tens of thousand of interviews with everyone from prime ministers
to the most average of Canadians. A typical "Morningside"
show was as likely to include a call for favorite pie recipes
as an interview with a political leader or literary luminary.
Gzowski's commitment to documenting the quirks and distinctions
of Canadian society came through in the contests the show ran,
including one for the best completion of the phrase "As
Canadian as..." (The eventual winner: "As Canadian
as possible, under the circumstances.")
- Gzowski never left the world of print, either, compiling
several volumes of Morningside Papers and several other Canadian
best-sellers, most recently A Peter Gzowski Reader, a compilation
of his columns for the Globe and Mail and other recent articles.
Gzowski had also returned to TV after the end of "Morningside,"
hosting occasional specials for CBC television and radio. He
was 67 years old, and was survived by his ex-wife, five children
and his longtime companion, Gillian Howard.
- Back to the states we'll go, with some morning show developments
in MAINE. The Bangor Daily News reports some folks in town aren't
happy about the change a few weeks ago that ousted local morning
hosts Charles Horne and Lee Jonason from talker WVOM (103.9 Howland)
in favor of "Maine in the Morning" with former WKCG
(101.3 Augusta) morning team Mike Violette and Eric Leimbach.
The new show comes from Augusta, and is being heard over the
"Voice of Maine" talk network Clear Channel created
at WVOM, WHQO (107.9 Skowhegan) and WCME (96.7 Boothbay Harbor).
- We'll start our NEW YORK news with a new station on the air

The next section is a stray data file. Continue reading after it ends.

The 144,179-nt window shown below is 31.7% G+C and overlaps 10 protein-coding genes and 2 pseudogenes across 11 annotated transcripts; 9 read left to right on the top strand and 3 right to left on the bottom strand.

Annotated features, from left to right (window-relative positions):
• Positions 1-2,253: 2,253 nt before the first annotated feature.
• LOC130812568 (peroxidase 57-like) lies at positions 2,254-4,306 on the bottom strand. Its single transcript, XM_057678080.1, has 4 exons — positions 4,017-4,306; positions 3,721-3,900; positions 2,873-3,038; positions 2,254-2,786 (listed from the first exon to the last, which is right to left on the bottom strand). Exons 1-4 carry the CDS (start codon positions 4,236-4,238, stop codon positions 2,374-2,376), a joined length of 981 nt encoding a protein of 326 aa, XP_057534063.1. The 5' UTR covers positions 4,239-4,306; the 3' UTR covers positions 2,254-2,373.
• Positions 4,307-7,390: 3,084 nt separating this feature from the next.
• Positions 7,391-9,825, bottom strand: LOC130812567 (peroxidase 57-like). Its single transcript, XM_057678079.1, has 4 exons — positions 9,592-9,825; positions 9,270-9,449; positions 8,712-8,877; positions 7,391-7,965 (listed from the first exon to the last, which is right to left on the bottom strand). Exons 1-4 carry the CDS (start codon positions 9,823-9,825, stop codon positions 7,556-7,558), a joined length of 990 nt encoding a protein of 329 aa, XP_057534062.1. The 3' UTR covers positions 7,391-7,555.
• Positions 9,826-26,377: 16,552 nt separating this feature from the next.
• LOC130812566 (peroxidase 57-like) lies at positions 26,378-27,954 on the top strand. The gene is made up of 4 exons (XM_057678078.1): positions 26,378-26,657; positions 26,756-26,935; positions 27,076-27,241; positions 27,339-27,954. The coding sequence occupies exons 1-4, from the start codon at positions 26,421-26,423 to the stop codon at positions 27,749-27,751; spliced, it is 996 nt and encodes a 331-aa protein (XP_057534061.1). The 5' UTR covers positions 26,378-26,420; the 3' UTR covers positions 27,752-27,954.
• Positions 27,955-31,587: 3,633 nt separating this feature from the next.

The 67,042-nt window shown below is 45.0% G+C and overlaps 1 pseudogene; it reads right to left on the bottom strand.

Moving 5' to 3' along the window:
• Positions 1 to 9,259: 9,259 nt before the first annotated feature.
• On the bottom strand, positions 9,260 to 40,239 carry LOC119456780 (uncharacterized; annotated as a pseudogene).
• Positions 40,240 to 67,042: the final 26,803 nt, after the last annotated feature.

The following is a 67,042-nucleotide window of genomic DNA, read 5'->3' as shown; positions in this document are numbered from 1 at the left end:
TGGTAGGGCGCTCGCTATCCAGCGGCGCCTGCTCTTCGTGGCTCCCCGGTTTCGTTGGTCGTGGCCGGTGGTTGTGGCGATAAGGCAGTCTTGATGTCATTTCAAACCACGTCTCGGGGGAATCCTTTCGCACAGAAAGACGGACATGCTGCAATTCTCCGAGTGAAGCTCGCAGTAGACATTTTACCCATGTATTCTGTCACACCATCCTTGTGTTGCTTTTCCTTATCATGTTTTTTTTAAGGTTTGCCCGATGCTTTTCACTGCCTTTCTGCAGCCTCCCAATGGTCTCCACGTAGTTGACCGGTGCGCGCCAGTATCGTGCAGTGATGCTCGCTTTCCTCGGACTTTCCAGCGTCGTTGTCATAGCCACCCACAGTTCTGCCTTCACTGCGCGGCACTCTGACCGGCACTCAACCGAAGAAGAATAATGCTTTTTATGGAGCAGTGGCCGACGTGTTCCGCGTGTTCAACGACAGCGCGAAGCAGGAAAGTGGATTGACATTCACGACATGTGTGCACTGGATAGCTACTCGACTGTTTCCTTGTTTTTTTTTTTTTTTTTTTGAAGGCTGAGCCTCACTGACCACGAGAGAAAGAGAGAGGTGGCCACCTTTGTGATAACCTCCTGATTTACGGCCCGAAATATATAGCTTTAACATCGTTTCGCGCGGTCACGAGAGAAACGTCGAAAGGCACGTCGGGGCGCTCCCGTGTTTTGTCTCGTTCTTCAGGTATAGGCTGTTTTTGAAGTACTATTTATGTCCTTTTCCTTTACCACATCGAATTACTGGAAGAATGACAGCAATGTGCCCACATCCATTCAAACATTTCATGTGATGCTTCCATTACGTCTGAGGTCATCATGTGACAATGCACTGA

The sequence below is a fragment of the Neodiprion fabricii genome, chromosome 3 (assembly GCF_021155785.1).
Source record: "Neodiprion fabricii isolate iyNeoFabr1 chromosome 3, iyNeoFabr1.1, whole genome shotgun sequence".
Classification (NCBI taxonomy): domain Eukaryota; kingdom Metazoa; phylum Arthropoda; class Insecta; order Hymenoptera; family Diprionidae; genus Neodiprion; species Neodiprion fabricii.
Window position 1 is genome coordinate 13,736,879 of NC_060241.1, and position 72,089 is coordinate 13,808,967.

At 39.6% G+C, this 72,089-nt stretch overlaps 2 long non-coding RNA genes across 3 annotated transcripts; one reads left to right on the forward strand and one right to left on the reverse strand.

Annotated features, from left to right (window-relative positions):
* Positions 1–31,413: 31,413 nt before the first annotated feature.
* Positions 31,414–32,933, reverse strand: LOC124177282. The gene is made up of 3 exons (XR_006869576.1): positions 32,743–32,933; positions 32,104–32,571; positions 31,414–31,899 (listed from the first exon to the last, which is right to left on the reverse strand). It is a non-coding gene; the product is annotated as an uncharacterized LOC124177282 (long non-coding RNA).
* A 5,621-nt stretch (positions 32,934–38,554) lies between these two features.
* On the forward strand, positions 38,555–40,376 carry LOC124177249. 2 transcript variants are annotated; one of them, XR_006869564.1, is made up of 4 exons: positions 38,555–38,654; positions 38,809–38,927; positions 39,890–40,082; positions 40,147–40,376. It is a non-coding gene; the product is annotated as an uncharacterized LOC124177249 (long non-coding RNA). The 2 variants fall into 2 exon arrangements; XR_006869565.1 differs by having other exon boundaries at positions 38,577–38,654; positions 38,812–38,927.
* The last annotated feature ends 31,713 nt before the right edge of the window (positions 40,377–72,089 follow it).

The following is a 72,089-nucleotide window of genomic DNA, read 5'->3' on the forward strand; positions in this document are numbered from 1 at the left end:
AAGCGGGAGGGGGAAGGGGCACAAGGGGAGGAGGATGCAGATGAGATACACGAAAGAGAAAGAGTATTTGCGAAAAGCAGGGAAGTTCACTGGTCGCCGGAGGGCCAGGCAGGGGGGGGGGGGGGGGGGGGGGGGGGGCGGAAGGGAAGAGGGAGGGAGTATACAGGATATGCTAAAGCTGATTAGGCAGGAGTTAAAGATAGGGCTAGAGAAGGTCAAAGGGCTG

in the Rochester area. WBJA (102.1 Albion) signed on sometime
last week (it was first reported to us on Tuesday), carrying
Calvary Satellite Network programming with a signal that's far
better than we'd expected from a low stick class A some 35 miles
west of Rochester, co-channel with a high-power signal from Toronto's
CN Tower. Yet WBJA is coming in just fine here at NERW Central,
complete with legal IDs claiming service to "Niagara,"
which does seem a bit unlikely to us, especially with a null
in their directional antenna out that way. We'll check the signal
out in more detail when next we head to Toronto next month...
January 26, 1997-
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- Welcome to the first edition of "NorthEast
Radio Watcher." If this looks and sounds familiar to you,
it should. NorthEast Radio Watcher (aka NERW) is the successor
to "New England Radio Watcher" (coincidentally enough,
also aka NERW), which for the last few years has attempted to
chronicle the ups and downs of broadcasting in the six New England
states and vicinity. The new NERW will maintain that mission
-- but in keeping with our relocation to a new home base in Rochester
NY, we'll also be including news and notes from across upstate
New York. No need to panic; with any luck, the only thing you'll
notice will be somewhat infrequent posts for the next six weeks
or so as we relocate.
- And with that, on with the all-new,
completely-changed, same-as-it-ever-was NERW:
- Just in the nick of time: As the FCC
clock ticks ever closer to February 9, one Massachusetts station
has been saved from extinction. WCEG (1530) in Middleboro MA
has returned to the air from a transmitter site in North Middleboro,
running one kilowatt daytime-only with programming from the Massachusetts
Radio Reading Service. WCEG started out in the early 90s as a
nifty little local music station, but with a tiny signal in a
sparsely- populated area, it failed to catch on. Brockton's WMSX
(1410) bought the station a few years back, simulcasting it with
WMSX for a time, and running Portuguese-language programming
for a while as well. WCEG had been dark for several years, and
was in danger of losing its license when Steve Callahan took